Waterfox does not collect any telemetry, meaning you do not have to worry about any tracking or usage information about what you do inside your browser.
The only thing that Waterfox sends back is your OS and browser version to check for updates to various components. That's it, and no more.
They should be used responsibly, but Waterfox supports the use of Java and Silverlight plugins, as well as any other 64-Bit NPAPI plugins.
Waterfox is one of the few fully customizable browsers, allowing you to modify and extend it any way you please. From WebExtensions to classic-style bootstrap add-ons. You'll even find some of your favorites already updated such as DownThemAll!, Greasemonkey, Private Tab and more!
Waterfox allows you to modify the internal CSS and JS to your hearts content, no need to worry about it being dropped in functionality!
No need to worry about your extensions becoming obsolete every release, with a stable API until the next major release milestone.
See what you can make Waterfox do for you
Add-ons are like apps that you install to add features to Waterfox. They let you compare prices, check the weather, listen to music, send a tweet and more.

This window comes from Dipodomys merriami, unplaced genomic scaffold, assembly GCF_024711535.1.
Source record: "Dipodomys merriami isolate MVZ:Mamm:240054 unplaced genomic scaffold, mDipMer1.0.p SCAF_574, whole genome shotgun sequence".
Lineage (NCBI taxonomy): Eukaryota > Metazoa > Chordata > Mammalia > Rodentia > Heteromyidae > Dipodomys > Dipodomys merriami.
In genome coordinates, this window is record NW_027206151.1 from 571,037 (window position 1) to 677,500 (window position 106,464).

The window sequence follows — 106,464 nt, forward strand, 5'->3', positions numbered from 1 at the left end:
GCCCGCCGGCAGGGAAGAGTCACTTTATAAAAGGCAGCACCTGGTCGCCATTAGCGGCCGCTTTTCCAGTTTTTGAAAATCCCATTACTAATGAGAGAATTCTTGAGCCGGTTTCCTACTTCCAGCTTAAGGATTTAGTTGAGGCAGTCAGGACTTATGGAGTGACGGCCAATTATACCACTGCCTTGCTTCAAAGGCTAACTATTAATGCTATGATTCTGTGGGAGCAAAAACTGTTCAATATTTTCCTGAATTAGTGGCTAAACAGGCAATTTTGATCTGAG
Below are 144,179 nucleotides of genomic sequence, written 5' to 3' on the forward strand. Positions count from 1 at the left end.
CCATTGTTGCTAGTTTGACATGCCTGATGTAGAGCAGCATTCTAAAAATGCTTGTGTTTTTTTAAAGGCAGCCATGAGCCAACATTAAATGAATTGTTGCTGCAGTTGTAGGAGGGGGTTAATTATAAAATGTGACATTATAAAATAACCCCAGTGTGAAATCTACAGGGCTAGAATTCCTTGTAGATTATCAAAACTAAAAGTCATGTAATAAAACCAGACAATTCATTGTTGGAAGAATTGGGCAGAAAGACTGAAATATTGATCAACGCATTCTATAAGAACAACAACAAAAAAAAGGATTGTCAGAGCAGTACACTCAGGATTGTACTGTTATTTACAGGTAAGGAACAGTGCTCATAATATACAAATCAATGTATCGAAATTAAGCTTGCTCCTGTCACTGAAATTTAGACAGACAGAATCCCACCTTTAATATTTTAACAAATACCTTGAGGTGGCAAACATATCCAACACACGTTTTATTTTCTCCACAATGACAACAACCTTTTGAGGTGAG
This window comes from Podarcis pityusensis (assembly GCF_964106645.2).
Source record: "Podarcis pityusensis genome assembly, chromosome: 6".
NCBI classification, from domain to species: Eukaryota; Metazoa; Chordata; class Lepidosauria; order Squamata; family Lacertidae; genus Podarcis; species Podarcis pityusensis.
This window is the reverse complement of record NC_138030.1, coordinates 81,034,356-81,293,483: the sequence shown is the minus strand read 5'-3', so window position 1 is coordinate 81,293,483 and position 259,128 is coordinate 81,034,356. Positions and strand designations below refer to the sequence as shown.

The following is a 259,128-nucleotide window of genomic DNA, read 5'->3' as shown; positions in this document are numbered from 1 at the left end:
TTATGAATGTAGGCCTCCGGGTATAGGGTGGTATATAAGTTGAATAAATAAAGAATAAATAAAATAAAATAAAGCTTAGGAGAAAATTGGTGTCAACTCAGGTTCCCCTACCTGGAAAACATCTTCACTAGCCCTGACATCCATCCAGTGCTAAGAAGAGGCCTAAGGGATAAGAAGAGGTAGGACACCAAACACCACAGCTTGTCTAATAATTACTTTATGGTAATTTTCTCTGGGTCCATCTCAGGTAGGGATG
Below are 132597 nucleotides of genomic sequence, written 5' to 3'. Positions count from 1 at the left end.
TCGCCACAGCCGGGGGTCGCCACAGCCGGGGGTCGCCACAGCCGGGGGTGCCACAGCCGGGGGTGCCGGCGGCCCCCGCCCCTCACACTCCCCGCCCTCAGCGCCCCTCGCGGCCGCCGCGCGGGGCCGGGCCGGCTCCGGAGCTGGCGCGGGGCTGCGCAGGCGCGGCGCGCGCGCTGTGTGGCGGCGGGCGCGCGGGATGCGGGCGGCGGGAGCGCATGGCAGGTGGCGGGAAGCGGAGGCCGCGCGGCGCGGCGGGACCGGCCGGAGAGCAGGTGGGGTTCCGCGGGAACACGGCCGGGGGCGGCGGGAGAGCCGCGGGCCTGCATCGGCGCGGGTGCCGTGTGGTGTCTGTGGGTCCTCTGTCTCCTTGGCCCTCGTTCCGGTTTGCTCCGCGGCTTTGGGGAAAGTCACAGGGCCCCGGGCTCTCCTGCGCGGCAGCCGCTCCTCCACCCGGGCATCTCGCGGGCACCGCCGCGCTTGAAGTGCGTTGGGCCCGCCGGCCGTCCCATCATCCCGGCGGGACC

Make Waterfox match your style. Choose from thousands of themes and dress up your browser with a single click.
See the waves Waterfox has mades
The young developer behind web browser Waterfox, which boasts 4m downloads, is now hoping to create a viable rival to Google’s ubiquitous search engine by offering users absolute privacy online.
Alex Kontos has taken on the internet browser behemoths with the creation of Waterfox.
What started out as a teenage hobby in his bedroom is rapidly becoming an influential presence on the internet and a serious rival to the main players.
It’s incredibly difficult for new browsers to penetrate the market, but there’s one such browser called Waterfox, which is attempting to gain a foothold into the market by claiming to be the fastest browser in existence by leveraging on the 64-bit architecture of the latest operating systems.
In a week where we celebrate the best of the British technology industry, we speak to young developer Alex Kontos about building a successful web browser, a search engine that gives money to charity, Microsoft Edge and more.
Alex argues that we need to think hard about the future of the internet.